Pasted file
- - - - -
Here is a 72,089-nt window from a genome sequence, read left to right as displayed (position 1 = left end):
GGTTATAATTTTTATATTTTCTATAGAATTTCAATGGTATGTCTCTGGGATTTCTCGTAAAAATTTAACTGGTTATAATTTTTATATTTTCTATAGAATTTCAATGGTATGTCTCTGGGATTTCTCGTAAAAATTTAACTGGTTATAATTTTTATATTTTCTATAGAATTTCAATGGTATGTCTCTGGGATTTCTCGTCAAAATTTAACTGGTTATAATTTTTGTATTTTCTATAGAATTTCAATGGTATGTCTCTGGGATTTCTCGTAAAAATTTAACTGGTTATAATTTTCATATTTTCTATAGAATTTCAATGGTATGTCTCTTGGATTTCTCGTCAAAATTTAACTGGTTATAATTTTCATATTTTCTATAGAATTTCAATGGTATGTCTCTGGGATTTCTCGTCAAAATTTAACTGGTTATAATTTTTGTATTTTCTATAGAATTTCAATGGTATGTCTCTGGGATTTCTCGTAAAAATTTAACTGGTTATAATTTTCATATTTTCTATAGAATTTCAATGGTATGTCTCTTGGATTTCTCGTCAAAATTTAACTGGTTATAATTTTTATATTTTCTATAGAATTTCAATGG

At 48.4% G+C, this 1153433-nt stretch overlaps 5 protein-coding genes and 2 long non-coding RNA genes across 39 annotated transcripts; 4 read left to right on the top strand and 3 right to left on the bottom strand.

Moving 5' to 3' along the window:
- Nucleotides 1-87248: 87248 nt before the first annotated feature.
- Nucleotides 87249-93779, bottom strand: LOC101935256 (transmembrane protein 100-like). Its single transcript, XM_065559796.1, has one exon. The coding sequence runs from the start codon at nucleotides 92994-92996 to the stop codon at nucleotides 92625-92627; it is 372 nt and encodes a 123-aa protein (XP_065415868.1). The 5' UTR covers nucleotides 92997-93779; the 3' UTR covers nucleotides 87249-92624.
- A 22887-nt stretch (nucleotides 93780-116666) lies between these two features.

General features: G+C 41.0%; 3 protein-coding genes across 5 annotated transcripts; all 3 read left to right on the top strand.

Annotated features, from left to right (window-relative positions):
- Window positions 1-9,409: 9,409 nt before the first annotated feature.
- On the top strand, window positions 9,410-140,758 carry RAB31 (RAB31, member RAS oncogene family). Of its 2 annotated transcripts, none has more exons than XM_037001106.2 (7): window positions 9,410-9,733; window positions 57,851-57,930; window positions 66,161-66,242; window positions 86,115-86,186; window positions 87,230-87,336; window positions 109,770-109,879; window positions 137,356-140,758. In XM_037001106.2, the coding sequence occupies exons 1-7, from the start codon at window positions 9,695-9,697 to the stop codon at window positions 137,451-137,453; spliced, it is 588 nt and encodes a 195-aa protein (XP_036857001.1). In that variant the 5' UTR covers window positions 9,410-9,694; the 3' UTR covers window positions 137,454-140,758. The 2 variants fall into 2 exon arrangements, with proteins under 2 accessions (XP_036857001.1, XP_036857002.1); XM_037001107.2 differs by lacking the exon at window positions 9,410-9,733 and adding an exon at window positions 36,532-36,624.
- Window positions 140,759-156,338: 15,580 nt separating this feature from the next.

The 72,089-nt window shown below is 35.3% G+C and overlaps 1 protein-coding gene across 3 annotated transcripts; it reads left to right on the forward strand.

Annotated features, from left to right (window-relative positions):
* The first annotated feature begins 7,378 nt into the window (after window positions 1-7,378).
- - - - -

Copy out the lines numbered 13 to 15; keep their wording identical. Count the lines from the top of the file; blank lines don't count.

The 72,089-nt window shown below is 35.3% G+C and overlaps 1 protein-coding gene across 3 annotated transcripts; it reads left to right on the forward strand.

Annotated features, from left to right (window-relative positions):
* The first annotated feature begins 7,378 nt into the window (after window positions 1-7,378).